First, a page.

The beloved Superman from DC Comics is an example of the perfect superhero. He believes in what is right, and uses his super-abilities to enforce that belief. Superman always seems to make the best decision he can possibly make for the best of humanity, but a trait of his may skew his judgment. As described in this article from Time Magazine, the trolley dilemma conflicts with Superman in the sense that he would never kill an innocent human even if it would save Earth’s entire population. Of course we everyday humans do not have to make decisions concerning the planet’s population. However like the famous Superman, we, too, must differ between right in wrong with our overpowering senses of morality
There is no universal standard for right or wrong when speaking of morality. You may not have a problem with what your grandmother may think is immoral. This raises a good explanation of the differences in morality amongst society. Age groups may differ in their opinions of how risqué or how appropriate something is. An older woman may walk into today’s high schools and scowl at the level of skin showing on these young ladies. However, for high school students and teachers today, we have come to the conclusion as time went on from the fifties, the influence of TV and modern music made girls follow a trend of wearing revealing clothing. It is not an attempt to “stick it to the man,” but is simply just how society is advancing through time. Society may differ in the definition of what is moral and what is not due to age grouping, but what about the decisions that everyone can agree is either moral or not?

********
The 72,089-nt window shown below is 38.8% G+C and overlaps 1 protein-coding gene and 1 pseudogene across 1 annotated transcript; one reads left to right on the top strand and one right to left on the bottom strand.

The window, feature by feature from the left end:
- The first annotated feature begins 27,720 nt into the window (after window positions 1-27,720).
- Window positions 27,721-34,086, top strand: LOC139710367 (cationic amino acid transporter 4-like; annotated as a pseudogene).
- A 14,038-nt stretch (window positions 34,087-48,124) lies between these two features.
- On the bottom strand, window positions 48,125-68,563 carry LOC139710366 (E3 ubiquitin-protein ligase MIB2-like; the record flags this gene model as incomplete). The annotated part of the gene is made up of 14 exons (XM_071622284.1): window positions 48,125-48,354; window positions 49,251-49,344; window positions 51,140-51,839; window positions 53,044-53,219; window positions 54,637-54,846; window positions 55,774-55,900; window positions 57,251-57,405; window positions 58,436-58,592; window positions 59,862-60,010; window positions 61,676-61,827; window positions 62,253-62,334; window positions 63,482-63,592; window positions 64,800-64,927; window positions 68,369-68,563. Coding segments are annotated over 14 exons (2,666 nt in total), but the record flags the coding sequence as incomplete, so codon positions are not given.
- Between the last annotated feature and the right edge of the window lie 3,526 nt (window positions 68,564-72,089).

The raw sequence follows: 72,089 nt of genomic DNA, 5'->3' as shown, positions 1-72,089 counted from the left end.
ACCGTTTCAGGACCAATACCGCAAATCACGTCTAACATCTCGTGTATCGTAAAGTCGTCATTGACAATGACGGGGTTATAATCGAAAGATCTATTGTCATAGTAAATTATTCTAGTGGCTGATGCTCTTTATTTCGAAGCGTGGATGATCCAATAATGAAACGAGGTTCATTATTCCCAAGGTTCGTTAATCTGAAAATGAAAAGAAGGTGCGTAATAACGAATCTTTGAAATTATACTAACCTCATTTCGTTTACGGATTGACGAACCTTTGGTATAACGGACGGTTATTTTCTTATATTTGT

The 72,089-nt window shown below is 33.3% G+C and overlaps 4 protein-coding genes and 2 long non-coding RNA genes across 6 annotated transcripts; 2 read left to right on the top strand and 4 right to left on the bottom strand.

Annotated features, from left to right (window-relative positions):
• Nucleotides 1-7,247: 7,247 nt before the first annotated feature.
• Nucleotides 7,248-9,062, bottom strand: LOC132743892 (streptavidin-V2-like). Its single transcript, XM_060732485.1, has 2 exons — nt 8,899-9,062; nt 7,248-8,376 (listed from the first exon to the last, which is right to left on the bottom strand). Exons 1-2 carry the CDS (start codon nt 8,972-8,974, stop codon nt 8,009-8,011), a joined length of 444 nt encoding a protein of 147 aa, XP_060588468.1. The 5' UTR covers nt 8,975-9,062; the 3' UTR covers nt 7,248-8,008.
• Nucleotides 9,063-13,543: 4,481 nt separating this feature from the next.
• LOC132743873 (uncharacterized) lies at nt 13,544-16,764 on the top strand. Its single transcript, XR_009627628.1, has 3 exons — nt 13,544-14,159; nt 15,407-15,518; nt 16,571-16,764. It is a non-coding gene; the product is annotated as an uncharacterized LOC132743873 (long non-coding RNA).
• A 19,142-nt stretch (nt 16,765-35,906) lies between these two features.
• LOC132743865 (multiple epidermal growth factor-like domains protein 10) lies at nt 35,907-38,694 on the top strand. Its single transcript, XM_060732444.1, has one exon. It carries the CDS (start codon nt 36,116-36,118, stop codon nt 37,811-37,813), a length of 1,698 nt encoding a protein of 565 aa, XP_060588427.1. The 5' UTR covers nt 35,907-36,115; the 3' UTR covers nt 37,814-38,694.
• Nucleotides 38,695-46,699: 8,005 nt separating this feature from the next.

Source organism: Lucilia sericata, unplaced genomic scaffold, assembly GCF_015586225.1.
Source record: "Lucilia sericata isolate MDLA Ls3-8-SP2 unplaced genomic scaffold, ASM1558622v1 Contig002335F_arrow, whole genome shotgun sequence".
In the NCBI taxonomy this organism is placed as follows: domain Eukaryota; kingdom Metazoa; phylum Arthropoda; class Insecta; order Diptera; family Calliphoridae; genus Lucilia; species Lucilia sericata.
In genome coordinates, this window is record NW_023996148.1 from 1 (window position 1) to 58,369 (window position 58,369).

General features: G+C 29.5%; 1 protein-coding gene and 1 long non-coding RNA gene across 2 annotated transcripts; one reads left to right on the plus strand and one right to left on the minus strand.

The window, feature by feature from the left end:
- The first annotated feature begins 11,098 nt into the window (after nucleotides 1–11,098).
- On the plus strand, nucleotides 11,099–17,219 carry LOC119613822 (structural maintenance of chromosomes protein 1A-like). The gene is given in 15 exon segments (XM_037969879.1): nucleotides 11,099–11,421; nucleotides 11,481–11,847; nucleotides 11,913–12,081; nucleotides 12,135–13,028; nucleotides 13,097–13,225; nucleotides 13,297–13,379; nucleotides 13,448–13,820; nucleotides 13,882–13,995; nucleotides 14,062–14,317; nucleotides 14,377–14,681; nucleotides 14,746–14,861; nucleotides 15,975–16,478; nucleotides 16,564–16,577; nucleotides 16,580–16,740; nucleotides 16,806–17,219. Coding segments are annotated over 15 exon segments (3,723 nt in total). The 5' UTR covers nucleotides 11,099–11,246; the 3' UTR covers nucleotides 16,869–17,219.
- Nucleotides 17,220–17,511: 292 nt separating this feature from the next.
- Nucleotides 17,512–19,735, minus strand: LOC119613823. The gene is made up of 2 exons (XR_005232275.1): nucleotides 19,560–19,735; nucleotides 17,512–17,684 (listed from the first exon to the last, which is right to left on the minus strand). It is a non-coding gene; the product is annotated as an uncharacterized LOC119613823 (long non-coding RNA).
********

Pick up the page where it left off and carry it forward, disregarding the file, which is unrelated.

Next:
Someone may be moral but have the capacity to be immoral. Just because humanity can distinguish right from wrong does not mean everyone will do the right thing. Someone may rob a bank in order to provide food for their family. In this situation, someone is committing an immoral act, but with a good intention. So is this really immoral? It would not be wrong to say it falls into both the right and wrong categories. It was wrong to intimidate people into stealing money; however the motive for providing for loved ones is a very generous and moral deed
Whenever someone chooses to do the wrong thing, there may not be that lingering feeling of guilt in their conscience; however they will still be aware that they chose to do the morally wrong thing. People may not have to feel guilt because of morality, but we all grow up to learn what we should and should not do. In Superman’s case, he used the influence of his adoptive parents (The Kents) to develop a strong sense of morality and then enforced that sense with his inherited genes of super-strength.